harmonic change in a composition. Typical harmonic rhythm
patterns show these characteristics: (1) Chords may be changed
on any beat of the measure. (2) When a change of chord appears
on a strong beat of the measure, it may extend into following
beats. (3) When a change of chord appears on a weak beat or
part of a beat, it should not be repeated on the following stronger
beat; instead, a new chord should appear. (4) When a change of
bass note appears on a weak beat of a measure, this note is not
repeated on the following strong beat even for a new chord.
An exception occurs when a new phrase or motive begins on a
strong beat, in which case the harmony of the previous weak beat may
The upbeat (anacrusis) to a phrase is treated in a special
way. Typically, there is no harmony at all. But, if the
upbeat to a phrase is harmonized, the harmony may be repeated or
changed on the strong beat that follows.
Rhythmic syncopation is generally avoided in harmonic
rhythm. Syncopation results when stress is placed on weak
beats rather than on strong beats. This often occurs by
accenting a weak beat or tying a weak beat into a strong beat.
- Differentiating Chord Tones and Nonharmonic Tones: More
often than not, a specific chord tone will appear on each strong
beat of the measure, with nonharmonic tones between. In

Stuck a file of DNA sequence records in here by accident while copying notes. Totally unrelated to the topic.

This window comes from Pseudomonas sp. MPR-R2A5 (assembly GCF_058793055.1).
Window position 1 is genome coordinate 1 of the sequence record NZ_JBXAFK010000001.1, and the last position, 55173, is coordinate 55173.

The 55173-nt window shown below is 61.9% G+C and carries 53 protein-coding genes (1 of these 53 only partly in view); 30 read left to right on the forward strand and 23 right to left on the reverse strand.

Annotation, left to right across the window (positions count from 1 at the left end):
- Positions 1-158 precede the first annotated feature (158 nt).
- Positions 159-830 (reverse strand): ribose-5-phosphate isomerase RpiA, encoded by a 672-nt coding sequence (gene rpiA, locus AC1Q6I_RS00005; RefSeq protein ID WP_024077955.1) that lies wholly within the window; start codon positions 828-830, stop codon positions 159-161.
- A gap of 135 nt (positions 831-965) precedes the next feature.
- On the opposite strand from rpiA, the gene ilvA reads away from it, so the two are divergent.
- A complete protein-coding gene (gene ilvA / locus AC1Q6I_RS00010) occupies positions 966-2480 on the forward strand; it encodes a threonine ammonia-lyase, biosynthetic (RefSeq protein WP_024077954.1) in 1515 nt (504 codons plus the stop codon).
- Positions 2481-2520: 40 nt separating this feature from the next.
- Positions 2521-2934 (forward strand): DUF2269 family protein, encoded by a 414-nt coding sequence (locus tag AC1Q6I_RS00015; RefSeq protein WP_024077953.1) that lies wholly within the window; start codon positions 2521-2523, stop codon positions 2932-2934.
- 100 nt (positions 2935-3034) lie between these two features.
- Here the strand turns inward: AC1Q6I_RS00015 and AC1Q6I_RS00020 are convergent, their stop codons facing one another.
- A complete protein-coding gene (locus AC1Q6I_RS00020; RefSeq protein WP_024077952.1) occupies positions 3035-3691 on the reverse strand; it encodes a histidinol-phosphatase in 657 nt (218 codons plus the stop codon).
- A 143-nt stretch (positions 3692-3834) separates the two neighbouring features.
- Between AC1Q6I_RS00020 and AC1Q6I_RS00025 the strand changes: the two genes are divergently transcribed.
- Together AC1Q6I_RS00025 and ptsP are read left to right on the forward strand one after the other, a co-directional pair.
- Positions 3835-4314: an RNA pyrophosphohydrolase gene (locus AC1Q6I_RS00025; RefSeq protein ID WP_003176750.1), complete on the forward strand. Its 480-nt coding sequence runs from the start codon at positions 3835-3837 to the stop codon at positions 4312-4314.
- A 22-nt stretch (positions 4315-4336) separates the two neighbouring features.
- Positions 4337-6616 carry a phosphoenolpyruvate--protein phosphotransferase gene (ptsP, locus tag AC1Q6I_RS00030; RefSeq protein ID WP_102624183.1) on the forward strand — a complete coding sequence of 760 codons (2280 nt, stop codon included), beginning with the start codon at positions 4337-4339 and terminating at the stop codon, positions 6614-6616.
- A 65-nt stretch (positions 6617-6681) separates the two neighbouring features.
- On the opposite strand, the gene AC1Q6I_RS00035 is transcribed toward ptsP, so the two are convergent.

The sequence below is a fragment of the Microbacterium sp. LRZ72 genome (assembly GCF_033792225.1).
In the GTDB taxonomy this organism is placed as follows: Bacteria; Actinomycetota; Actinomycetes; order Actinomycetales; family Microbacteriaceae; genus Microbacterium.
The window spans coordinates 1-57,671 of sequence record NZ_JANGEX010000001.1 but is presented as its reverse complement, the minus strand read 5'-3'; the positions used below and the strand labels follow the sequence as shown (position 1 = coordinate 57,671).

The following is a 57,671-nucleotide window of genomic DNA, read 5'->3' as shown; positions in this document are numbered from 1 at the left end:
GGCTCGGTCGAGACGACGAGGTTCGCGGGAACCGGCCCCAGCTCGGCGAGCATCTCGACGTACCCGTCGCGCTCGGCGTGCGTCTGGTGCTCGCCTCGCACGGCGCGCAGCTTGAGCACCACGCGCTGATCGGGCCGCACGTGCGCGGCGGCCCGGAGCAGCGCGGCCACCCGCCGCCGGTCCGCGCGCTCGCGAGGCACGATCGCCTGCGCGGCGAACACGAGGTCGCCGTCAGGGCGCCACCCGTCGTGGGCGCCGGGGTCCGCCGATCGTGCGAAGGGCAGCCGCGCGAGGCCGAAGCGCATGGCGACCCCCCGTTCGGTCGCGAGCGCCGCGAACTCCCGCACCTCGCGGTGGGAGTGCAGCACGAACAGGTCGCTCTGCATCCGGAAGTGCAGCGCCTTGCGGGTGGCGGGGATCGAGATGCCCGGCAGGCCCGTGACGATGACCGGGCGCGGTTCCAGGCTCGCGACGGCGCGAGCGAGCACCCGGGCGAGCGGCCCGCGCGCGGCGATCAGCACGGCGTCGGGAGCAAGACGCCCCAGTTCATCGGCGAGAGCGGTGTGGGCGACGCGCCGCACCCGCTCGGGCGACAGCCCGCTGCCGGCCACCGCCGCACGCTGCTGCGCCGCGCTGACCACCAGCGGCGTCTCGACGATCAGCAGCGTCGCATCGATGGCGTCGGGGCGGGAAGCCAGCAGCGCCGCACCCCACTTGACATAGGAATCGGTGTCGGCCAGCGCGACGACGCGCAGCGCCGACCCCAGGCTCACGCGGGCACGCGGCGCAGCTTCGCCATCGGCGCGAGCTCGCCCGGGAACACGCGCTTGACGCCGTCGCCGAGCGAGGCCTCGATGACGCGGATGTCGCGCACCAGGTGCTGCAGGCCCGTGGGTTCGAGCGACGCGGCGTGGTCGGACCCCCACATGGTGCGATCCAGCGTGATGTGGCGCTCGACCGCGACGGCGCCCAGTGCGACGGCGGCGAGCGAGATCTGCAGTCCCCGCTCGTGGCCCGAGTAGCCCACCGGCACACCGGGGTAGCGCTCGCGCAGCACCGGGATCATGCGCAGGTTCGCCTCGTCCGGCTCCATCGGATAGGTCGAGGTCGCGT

choosing the harmonic movement from chord to chord, be sure to use
the chart of chord progressions (Sheet J8). At times, however,
an accented nonharmonic tone may appear. It may be better to
let such tones remain nonharmonic, rather than trying to harmonize
them, in relation to an overall better harmonic progression.
Experiment with various possibilities ...
- Application to the Keyboard: When harmonizing an accented
nonharmonic tone, the usual procedure is to omit the corresponding
harmonic tone on the strong beat. The chord will be completed
when the nonharmonic tone resolves to the chord tone.
- Melody Writing: First decide on a tempo. This will determine
the harmonic rhythm. Again, refer to the chart of chord
progressions (Sheet J8). If you find it helpful, actually
write the harmony, either by chord numbers or by block chords, on an
extra bass staff. Intervals larger than scale steps can now
have several analytical implications:
The interval(s) may outline a chord. In most melodies, scale
steps and small intervals predominate, which includes intervals
implying the ii triad and the V7 chord.
Melodies consisting predominantly of intervallic leaps can also be
musically satisfactory, examples of which occur in some of the Bach
Each note of the interval can represent a different chord (a chord
change occurs as the interval is sounded).
The interval may be a leap from a chord tone to a nonharmonic tone,
or in the case of an escaped tone, from a nonharmonic tone to a
In the melodic sequence, the same leap in successive figures may
hold differing implications.
Extension in melodic writing is helpful in avoiding the monotony of
a constant four-measure metric repetition.